Well, I think everyone ought to know my thoughts on CC by now, after so many comments. I just think it’s interesting how I was totally against Adobe’s CC shift, seemingly on principle alone, and I’ve come to embrace it after a careful examination of what I was really against from the start: “Change”

      -Brian

      -Brian

      • 61
        ) Motti
        June 19, 2014 at 8:13 pm

        Brian, you just brought up a great point that highlight the corrosion big companies make in our wallets and in our perception; LEASE.

        Anyone with a lot of money (most of them anyway) will tell you that owning is actually a much better investment. Even owning a car. A lease system was not created to benefit you but the companies that lease it to you. Adobe realized the opportunity and like many others created a leasing system. The problem is that very soon they will stop offering the buying option.

        With most products you have the buying option. Cell phones, homes, cars etc. People that can afford it, buy. Although things do lose value (except maybe real estate) the use of premium gadgets and cars has its benefits, then they can be sold.

        It is already long time that we are not allowed to sell digital property. Our programs, songs, movies etc. are all of a sudden not ours, even though we paid GOOD MONEY for it, it the property of a company that “leased” us the right to use it. What a joke! I could sold my vinyl records and my tape cassettes the same way I could sell my old car. Not anymore.

        Your argument shows how slowly we became so used to it that we do not think it s wrong anymore. Think how this would have perceived 10 years ago. Our perception is distorted by great marketing efforts and a huge push to buy and buy and buy more. Or rather lease and lease and lease more.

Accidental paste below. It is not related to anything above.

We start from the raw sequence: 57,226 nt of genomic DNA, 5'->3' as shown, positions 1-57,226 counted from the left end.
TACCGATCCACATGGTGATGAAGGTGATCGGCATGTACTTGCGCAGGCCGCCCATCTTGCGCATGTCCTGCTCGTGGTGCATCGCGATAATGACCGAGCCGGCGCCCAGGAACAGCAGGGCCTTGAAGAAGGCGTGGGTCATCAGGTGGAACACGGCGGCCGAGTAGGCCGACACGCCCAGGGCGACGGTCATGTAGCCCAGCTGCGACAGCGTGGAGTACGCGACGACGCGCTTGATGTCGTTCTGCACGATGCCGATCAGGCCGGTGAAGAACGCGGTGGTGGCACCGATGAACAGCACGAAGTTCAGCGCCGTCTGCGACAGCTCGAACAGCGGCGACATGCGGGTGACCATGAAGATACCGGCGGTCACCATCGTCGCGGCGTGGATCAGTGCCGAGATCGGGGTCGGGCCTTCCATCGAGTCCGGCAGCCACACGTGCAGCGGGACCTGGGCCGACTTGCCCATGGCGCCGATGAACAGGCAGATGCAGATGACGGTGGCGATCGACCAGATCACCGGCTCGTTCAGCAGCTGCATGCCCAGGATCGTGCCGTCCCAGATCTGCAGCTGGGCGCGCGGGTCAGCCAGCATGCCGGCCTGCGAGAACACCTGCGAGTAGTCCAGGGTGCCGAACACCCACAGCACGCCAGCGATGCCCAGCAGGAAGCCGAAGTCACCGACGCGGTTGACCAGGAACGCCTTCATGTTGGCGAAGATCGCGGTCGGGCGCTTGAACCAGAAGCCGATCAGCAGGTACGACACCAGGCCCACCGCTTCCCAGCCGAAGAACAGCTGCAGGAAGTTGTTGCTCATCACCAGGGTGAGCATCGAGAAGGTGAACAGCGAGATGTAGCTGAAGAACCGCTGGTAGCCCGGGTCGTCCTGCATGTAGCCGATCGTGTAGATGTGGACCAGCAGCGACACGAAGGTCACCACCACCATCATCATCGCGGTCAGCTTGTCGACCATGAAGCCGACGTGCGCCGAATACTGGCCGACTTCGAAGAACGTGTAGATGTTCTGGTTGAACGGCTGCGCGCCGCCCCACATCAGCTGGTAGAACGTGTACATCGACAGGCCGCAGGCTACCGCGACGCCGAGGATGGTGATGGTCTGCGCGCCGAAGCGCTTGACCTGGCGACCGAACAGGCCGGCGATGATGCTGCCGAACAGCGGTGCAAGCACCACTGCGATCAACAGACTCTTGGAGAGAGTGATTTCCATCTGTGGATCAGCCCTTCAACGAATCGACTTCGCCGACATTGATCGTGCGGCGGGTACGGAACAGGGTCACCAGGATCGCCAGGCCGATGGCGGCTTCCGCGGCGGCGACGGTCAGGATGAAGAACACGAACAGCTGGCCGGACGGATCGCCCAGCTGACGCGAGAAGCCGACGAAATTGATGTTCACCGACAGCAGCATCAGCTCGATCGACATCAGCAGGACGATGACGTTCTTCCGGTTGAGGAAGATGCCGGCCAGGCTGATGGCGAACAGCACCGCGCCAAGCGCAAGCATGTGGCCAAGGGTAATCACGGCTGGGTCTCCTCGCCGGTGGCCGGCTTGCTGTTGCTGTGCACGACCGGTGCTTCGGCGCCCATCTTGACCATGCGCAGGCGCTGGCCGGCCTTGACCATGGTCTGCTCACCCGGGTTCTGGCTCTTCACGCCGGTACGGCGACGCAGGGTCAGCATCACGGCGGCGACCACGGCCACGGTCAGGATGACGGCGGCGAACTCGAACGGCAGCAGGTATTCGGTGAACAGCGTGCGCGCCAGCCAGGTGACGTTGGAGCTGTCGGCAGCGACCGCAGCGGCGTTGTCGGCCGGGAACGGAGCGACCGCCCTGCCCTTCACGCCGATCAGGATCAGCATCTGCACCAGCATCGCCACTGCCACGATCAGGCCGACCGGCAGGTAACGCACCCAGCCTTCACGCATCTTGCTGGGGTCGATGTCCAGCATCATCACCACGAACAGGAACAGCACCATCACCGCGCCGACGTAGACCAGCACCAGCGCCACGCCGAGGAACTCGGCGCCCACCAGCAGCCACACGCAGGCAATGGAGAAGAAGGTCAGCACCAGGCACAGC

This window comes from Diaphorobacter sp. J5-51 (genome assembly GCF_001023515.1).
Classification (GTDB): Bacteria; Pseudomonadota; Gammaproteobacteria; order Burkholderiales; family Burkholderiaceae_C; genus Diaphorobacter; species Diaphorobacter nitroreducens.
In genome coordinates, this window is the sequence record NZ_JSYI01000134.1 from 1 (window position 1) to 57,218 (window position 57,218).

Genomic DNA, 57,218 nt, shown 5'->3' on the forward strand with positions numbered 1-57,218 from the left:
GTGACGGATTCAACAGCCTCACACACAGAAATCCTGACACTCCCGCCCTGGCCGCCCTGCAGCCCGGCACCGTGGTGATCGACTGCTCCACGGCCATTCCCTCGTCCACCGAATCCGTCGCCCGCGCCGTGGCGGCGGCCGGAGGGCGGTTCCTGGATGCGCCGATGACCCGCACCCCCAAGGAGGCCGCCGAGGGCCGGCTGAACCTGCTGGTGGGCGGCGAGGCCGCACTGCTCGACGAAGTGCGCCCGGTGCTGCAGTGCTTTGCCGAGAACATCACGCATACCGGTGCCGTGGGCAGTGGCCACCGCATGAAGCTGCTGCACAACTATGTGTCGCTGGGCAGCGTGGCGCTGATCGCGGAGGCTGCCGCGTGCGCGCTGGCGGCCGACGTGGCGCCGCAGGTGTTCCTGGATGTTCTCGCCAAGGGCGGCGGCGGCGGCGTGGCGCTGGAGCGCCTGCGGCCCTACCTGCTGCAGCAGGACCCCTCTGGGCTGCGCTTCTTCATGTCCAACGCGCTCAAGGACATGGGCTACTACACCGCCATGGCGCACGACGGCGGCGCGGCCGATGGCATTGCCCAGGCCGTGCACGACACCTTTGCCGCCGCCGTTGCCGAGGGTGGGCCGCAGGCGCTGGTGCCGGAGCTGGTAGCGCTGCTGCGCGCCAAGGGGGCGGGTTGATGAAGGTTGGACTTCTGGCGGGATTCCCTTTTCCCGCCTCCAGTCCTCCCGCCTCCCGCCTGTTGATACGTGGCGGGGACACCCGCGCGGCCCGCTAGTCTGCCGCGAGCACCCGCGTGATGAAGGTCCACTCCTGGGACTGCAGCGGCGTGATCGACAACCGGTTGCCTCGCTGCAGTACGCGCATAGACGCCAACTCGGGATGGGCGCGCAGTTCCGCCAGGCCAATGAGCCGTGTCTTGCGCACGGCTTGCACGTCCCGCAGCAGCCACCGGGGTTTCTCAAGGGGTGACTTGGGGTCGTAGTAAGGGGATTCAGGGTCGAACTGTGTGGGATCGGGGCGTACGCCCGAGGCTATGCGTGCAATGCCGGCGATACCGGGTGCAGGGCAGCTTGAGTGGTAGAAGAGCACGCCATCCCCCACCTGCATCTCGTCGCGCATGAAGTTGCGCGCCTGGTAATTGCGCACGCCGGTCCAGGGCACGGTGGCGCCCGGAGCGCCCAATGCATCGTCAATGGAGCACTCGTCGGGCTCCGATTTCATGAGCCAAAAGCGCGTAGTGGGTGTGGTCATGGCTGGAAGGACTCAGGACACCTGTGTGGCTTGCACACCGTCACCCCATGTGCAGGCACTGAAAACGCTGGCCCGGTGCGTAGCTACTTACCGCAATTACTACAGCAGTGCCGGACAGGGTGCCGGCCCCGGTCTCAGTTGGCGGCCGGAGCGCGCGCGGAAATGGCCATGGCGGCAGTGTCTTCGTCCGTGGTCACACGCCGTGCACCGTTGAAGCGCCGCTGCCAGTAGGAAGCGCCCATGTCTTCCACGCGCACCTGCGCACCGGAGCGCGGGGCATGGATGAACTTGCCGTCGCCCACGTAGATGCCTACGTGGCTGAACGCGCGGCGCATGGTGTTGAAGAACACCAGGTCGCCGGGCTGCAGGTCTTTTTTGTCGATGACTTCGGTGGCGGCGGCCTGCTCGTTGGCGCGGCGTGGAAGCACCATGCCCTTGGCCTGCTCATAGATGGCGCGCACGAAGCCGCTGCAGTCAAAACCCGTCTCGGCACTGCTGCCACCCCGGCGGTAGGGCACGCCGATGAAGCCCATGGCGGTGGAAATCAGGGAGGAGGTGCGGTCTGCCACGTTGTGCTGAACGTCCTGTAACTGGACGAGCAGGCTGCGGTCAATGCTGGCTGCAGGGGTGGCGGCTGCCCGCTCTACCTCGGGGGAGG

The ones that own everything have all the money…we have the bills.

        • Profile photo of Brian Gaschler
          62
          ) Brian Gaschler
          June 19, 2014 at 9:34 pm

          Hi Motti,

          You’re stance is certainly very similar to my own. For a long time, I’ve been totally appalled by the lack of true ownership of all things tech for some time. One of my ongoing rants to this day is iTunes (and by proxy the iPhone): I love the interface of iTunes, but I have for some time refused to purchase any music on iTunes because I would not truly own it — rather, I would be allowed to use (lease) it only on a limited number of computers/devises, with a limited number of activations. I can not let another person use my purchased songs for their own devises (like loaning them a CD or cassette long ago), nor can I transfer this music to use on another, non-Apple device. On top of all that, what infuriates me is that iTunes is asking me to pay to lease a song at a quality of 128/kbps for the same price as a CD’s song — never mind that CD quality is well over 100o/kbps. The discerning ear can always hear the difference between the purchased iTunes song and the full-quality CD song. *Balks*

          As technology has moved forward, along the way we’ve (the collective we) traded in quality for convenience. I say we in the collective sense because we did in fact make a choice in this. People wanted an iPod that held lots of songs. Storage has always been limited and expensive, relative to other things. We could have had CD-quality music, but only fit 10 albums on our iPods; or we could compress that music and lose some of the data and fit 1000 albums on our iPods. We chose the latter. We trade quality for convenience all the time (think about digital conversations via text versus a genuine phone call or better still, physical meet-up). Our lives have switched — seemingly overnight — to one based on quick, fast, convenient and impersonal, just as we have embraced technologies that promise to reconnect us to one another. This is our reality because this is what we embraced and in many ways asked for. Well, we got what we asked for. No… we invented what we wanted, and then we marketed it and sold it and consumed it. Now we critique it.